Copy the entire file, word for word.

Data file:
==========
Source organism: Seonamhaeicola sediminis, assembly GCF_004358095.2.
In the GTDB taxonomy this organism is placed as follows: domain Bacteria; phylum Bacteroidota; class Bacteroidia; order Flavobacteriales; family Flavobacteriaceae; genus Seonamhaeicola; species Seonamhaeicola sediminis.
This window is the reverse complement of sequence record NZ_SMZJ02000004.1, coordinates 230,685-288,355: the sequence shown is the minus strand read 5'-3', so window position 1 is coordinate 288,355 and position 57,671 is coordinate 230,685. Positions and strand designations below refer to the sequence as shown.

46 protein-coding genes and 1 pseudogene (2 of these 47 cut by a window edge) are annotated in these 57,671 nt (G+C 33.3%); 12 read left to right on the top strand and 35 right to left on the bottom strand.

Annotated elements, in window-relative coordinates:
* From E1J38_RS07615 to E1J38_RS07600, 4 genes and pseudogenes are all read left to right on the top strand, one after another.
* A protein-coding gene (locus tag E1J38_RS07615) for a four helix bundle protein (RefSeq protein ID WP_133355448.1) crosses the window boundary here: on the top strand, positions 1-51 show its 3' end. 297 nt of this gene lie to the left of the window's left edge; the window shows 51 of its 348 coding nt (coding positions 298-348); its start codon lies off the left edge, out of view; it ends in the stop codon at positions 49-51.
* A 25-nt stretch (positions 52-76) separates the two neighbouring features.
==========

Source organism: Seonamhaeicola sediminis, assembly GCF_004358095.2.
In the GTDB taxonomy this organism is placed as follows: domain Bacteria; phylum Bacteroidota; class Bacteroidia; order Flavobacteriales; family Flavobacteriaceae; genus Seonamhaeicola; species Seonamhaeicola sediminis.
This window is the reverse complement of sequence record NZ_SMZJ02000004.1, coordinates 230,685-288,355: the sequence shown is the minus strand read 5'-3', so window position 1 is coordinate 288,355 and position 57,671 is coordinate 230,685. Positions and strand designations below refer to the sequence as shown.

46 protein-coding genes and 1 pseudogene (2 of these 47 cut by a window edge) are annotated in these 57,671 nt (G+C 33.3%); 12 read left to right on the top strand and 35 right to left on the bottom strand.

Annotated elements, in window-relative coordinates:
* From E1J38_RS07615 to E1J38_RS07600, 4 genes and pseudogenes are all read left to right on the top strand, one after another.
* A protein-coding gene (locus tag E1J38_RS07615) for a four helix bundle protein (RefSeq protein ID WP_133355448.1) crosses the window boundary here: on the top strand, positions 1-51 show its 3' end. 297 nt of this gene lie to the left of the window's left edge; the window shows 51 of its 348 coding nt (coding positions 298-348); its start codon lies off the left edge, out of view; it ends in the stop codon at positions 49-51.
* A 25-nt stretch (positions 52-76) separates the two neighbouring features.